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Old 03-27-2009, 02:16 PM   #1 (permalink)
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Use Washing machine to power toilet and save water!

I have some information up on how to re-use laundry wash waster to help conserve on my water bill.

Complete with photos!

Check it out at:
Ben's DIY Graywater System - EcoRenovator

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Old 03-27-2009, 02:39 PM   #2 (permalink)
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Thanks, I am sending this to my friend.

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Old 03-27-2009, 03:10 PM   #3 (permalink)
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So now you have a Lemmony Fresh smelling toilet?
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Old 03-27-2009, 03:42 PM   #4 (permalink)
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Well, I don't use lemon-scent laundry soap, so I don't have a lemony-toilet.

The toilet does end up with a tiny bit of soap in it. It looks about like it does right after you scrub the toilet, where there is a little tiny bit of soap bubbles left in it.
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Old 03-27-2009, 05:09 PM   #5 (permalink)
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There will be more than bubbles left in it when i'm done with it!!
sorry, couldn't help myself!

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Old 03-27-2009, 05:31 PM   #6 (permalink)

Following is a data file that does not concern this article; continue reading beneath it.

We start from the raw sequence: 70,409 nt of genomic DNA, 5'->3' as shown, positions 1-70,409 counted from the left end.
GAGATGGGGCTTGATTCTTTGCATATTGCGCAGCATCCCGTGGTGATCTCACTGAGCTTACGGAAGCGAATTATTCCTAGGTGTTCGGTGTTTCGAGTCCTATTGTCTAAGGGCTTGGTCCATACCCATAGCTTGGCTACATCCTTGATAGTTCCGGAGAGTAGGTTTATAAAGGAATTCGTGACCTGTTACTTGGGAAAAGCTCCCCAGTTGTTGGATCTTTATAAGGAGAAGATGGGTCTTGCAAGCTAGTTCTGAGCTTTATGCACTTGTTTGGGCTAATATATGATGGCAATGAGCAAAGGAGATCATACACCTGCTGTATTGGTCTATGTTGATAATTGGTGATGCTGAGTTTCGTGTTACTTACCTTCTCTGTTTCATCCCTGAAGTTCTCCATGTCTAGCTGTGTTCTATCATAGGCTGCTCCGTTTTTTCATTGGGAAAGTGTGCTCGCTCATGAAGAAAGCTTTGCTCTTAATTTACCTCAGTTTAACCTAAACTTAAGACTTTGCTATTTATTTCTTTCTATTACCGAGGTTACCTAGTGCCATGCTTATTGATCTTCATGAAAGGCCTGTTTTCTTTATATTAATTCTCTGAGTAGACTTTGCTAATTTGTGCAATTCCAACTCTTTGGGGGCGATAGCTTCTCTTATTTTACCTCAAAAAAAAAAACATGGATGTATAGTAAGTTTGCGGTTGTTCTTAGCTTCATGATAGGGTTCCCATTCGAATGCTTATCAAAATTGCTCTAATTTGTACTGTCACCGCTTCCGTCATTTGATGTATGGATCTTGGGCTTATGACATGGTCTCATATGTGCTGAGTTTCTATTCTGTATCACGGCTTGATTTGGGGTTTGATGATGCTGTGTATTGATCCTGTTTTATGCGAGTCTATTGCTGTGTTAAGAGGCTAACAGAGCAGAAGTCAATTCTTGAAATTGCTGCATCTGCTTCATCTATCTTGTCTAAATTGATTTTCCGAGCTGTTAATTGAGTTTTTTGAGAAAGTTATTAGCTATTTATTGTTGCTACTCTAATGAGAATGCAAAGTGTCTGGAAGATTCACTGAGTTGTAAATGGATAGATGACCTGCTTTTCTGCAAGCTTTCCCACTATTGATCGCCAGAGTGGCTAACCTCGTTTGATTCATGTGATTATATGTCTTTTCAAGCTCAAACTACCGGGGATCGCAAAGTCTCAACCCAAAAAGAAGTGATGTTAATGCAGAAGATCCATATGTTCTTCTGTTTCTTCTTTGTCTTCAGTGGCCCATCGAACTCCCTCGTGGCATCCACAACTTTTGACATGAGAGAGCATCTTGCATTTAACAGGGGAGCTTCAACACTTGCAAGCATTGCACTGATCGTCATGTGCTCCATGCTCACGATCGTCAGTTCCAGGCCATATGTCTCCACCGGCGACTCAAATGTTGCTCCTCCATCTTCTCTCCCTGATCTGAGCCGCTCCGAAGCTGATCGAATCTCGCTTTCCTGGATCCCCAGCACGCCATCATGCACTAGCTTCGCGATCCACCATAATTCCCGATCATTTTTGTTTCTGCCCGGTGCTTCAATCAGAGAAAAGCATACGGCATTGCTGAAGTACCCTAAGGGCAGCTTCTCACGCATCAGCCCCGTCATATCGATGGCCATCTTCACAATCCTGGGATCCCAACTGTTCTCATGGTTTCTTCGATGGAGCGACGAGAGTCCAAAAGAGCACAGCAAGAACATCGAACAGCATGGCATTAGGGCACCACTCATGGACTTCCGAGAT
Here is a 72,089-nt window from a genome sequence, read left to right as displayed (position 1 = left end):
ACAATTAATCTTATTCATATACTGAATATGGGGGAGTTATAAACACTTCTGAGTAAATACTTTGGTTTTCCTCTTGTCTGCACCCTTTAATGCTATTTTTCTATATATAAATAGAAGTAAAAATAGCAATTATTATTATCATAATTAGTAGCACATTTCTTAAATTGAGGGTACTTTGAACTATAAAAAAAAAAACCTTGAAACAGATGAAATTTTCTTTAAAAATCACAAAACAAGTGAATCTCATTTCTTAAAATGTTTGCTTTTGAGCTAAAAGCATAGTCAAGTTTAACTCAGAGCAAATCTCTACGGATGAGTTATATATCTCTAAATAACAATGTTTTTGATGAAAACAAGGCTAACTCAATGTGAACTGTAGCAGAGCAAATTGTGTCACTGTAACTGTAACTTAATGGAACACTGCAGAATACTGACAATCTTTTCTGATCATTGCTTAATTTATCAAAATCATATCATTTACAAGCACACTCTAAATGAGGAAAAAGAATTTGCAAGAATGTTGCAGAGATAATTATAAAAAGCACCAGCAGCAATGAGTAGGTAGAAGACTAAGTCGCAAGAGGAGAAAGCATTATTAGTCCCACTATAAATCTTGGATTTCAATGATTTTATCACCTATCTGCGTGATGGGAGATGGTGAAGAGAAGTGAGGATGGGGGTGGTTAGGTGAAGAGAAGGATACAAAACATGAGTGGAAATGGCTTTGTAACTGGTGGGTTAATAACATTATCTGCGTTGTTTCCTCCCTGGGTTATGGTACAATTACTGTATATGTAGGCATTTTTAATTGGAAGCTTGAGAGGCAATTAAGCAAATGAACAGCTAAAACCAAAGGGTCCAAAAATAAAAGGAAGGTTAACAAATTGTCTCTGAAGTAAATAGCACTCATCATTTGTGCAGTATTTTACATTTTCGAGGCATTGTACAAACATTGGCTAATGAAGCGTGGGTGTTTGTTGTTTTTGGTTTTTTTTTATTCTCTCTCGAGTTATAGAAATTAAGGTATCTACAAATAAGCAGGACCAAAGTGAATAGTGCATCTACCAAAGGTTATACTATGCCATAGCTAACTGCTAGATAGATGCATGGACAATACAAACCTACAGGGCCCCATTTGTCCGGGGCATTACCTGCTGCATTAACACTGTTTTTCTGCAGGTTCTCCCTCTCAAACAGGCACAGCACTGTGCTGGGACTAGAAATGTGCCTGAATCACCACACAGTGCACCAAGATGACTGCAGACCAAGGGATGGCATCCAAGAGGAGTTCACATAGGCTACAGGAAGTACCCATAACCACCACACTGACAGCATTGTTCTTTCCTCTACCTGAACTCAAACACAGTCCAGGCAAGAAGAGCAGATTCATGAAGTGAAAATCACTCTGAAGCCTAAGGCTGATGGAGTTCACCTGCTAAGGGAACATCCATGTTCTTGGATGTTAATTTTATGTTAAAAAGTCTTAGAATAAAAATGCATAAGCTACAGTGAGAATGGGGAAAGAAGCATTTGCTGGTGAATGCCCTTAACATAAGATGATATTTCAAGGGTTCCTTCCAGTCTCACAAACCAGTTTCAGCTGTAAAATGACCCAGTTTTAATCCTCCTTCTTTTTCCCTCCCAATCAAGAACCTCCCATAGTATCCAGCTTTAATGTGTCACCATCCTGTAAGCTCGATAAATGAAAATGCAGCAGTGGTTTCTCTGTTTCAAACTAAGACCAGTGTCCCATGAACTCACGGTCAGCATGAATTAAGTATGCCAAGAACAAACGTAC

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bennelson -

Quote:
Originally Posted by bennelson View Post
Well, I don't use lemon-scent laundry soap, so I don't have a lemony-toilet.

The toilet does end up with a tiny bit of soap in it. It looks about like it does right after you scrub the toilet, where there is a little tiny bit of soap bubbles left in it.
Do you bypass the fill bowl thingy? I think you do. If not, then what are your "wear and tear" predictions on the fill bowl equipment?

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Old 03-27-2009, 07:13 PM   #7 (permalink)
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Right now, the graywater line is plumbed directly to the regular toilet water in line.

That means the regular fill mechanism works exactly the way it normally does.

I plan to still add an extra shut-off valve and T so that I can reach behind the toilet to switch from graywater to drinking water. I want this flexibility for when I run out of graywater or otherwise might need to troubleshoot the system.

I don't know if there will be any further wear on the tank fill valve from graywater compared to drinking water.

I had a filter on the system, but the lint gunked it up after only one load of laundry! I am going to put a more course filter in place of the original filter.
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Old 03-27-2009, 08:08 PM   #8 (permalink)
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greywater ideas

Hi Ben,
Looks good so far but if I may, Please don't add a tee behind the toilet for clean water. instead add clean water to the tank at the other end of the system as needed. You CAN NOT have any chance of grey water getting in to the clean water supply.